Bullying at schools is increasingly becoming a problem and extreme cases of the phenomenon can attract expulsion.
This is according to Paul Colditz‚ the chief executive of the Federation of Governing Bodies of South African Schools ( Fedsas).
His comments come in the wake of video footage of a violent bullying incident at a Stellenbosch high school that has gone viral on social media. The video shows a school girl being beaten by a classmate.
The incident appears on what appears to be a cell phone footage and begins with a school pupil in a blue and white uniform sitting on a desk in a classroom facing a pupil who is seated. The girl on the desk grabs the pupil’s hair with her hands‚ then shakes and twists her head violently.
Bullying‚ according to Colditz‚ falls in the third category of the three types of misconduct entailed in the schools’ code of conduct. It is an offence that is dealt with by the School’s Governing Body‚ which upon investigation‚ recommends a sanction to the head of department at the school.
“It [bullying offence] can lead to a suspension or a disciplinary hearing‚” Colditz said.
“Depending on the seriousness of the incident‚ personal circumstances of the offender and whether they are a first or repeat offender‚ expulsion can follow.”
In cases where the offence is not serious‚ a pupil can be suspended for seven days‚” Colditz said.
“The bullying of the nature I saw on social media [on the recent video]‚ is very serious.
“Bullying is increasingly becoming a problem at schools‚” he said.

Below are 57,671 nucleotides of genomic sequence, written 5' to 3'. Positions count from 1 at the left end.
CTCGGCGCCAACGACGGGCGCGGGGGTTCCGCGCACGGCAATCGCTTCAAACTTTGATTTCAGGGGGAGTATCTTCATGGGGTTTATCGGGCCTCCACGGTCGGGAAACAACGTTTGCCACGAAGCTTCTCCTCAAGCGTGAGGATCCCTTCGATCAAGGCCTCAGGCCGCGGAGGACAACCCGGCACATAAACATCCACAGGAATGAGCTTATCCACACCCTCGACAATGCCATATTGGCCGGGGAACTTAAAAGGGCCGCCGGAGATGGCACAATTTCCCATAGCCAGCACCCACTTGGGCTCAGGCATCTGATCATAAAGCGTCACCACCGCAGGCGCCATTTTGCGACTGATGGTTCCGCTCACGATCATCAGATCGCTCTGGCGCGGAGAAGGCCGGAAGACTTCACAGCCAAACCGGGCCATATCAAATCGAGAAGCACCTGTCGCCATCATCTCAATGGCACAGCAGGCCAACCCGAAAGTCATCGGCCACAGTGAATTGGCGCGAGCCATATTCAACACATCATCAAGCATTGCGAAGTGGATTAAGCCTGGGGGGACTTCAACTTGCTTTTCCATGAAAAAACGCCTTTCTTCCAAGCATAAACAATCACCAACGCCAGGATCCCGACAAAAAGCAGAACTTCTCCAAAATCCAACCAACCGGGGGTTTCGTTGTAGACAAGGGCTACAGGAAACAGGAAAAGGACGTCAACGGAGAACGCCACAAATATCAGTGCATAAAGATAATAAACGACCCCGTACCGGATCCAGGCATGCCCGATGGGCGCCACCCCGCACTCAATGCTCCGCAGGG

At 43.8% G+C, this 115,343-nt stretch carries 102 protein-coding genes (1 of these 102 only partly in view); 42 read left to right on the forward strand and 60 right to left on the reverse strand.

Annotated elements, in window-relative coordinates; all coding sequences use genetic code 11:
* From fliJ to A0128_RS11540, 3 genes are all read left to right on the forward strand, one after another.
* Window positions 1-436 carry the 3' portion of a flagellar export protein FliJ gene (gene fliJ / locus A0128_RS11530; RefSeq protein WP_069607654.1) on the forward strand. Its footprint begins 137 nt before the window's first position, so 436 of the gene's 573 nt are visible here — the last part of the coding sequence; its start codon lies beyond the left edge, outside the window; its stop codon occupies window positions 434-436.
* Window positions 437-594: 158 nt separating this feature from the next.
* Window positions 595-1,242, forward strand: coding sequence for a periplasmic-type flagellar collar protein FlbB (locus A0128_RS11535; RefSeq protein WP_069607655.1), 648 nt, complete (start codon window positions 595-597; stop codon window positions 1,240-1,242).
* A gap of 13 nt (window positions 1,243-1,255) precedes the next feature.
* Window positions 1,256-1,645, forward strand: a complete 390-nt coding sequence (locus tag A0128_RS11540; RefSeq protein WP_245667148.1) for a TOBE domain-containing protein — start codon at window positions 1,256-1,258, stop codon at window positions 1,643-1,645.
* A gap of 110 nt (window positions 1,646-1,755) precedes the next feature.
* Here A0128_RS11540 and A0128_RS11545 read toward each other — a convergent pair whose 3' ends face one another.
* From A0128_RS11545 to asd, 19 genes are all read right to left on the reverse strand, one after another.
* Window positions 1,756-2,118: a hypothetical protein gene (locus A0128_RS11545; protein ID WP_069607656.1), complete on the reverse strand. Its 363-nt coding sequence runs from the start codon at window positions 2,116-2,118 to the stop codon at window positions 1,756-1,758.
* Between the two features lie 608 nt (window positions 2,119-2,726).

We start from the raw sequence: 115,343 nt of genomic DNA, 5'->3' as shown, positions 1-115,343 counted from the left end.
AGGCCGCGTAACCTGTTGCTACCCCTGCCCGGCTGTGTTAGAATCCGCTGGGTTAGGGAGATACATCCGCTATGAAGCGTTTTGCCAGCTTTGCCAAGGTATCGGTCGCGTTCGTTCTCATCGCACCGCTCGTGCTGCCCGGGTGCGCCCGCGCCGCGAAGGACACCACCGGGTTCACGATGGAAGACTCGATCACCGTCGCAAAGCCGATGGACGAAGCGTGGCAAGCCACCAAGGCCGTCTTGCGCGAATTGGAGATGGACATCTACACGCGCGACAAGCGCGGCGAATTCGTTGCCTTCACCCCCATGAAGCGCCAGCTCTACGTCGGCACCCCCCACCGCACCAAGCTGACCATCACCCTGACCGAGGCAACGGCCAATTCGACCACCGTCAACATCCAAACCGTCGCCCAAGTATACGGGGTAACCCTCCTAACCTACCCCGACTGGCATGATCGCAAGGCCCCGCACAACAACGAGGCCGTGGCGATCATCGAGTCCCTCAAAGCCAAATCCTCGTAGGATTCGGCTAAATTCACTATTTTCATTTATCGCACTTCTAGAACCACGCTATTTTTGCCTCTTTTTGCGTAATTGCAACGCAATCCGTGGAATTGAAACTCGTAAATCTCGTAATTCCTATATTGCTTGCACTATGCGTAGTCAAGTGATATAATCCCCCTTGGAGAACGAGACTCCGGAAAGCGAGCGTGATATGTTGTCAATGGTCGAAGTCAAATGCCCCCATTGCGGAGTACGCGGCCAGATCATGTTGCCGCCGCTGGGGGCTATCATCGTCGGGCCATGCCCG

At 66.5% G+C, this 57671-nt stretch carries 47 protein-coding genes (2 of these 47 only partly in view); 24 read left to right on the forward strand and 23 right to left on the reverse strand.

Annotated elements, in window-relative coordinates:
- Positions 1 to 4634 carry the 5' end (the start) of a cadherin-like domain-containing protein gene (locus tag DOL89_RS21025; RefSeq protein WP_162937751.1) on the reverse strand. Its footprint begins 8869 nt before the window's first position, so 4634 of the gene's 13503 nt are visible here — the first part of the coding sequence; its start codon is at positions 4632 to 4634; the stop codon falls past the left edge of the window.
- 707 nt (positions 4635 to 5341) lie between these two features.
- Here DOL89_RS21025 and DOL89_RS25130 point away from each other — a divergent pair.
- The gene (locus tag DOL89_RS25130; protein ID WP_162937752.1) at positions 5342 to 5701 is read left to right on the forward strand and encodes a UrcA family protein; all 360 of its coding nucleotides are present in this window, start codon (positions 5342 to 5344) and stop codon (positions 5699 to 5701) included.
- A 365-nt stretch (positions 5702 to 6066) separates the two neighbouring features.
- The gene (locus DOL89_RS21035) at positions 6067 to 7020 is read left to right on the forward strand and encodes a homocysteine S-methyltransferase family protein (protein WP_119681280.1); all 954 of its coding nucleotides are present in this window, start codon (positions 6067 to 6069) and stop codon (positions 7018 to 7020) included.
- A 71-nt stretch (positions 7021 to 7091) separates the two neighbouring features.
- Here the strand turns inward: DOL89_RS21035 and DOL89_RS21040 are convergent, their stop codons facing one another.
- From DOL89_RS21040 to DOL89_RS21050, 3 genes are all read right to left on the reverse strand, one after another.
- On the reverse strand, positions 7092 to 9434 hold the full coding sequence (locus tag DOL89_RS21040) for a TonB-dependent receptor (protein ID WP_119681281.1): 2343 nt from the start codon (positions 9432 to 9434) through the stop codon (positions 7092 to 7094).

The Western Cape department of education defines bullying as:
“… when a child or a group of children misuse their power to hurt other children or exclude them.”
The department‚ on its website‚ provides guidelines for schools on dealing with bullying.
The department says there are three main types of bullying and these are: verbal and written‚ physical and social.
“All learners who are guilty of bullying should be called to account. It will send out a clear message that bullying will not be tolerated.
“It is however important that the focus should not be on punishment so much as on the changing of behaviour‚” the department says.
“Once bullying has been identified‚ it is important to address the situation as soon as possible with the school concerned‚ where appropriate measures and actions can be discussed and implemented.”
Beverley Dyason of MIET Africa‚ a non-profit African education organisation‚ said bullying is a wide-spread problem.
“It’s not always easy for children to tell when they are being bullied. Bullying is under reported because children fear further bullying.”
Children who bully others do so because of‚ among others‚ lack of respect for others and understanding diversity‚ Dyason said.
“Action should be taken against those who are perpetrators. Schools should encourage learners to take action against those who bully them. Teachers should also not allow a negative environment‚” she said.
Educational psychologist Cara Blackie said bullying is “extremely common”‚ but not often spoken about.
“Our biggest problem is brushing it off. It’s something that parents need to take a deeper listen to.”
Even mild or just intimidation‚ bullying should be dealt with accordingly‚ Blackie said.
Children who bully others do so for a number of reasons‚ Blackie said.
“It depends on the environment the child is raised and brought up in and the community setting.
“Bullies often feel weak and need to be in control. They somehow feel insecure.”
She said schools should encourage pupils to speak out and report bullying and set rules that are strict for everyone.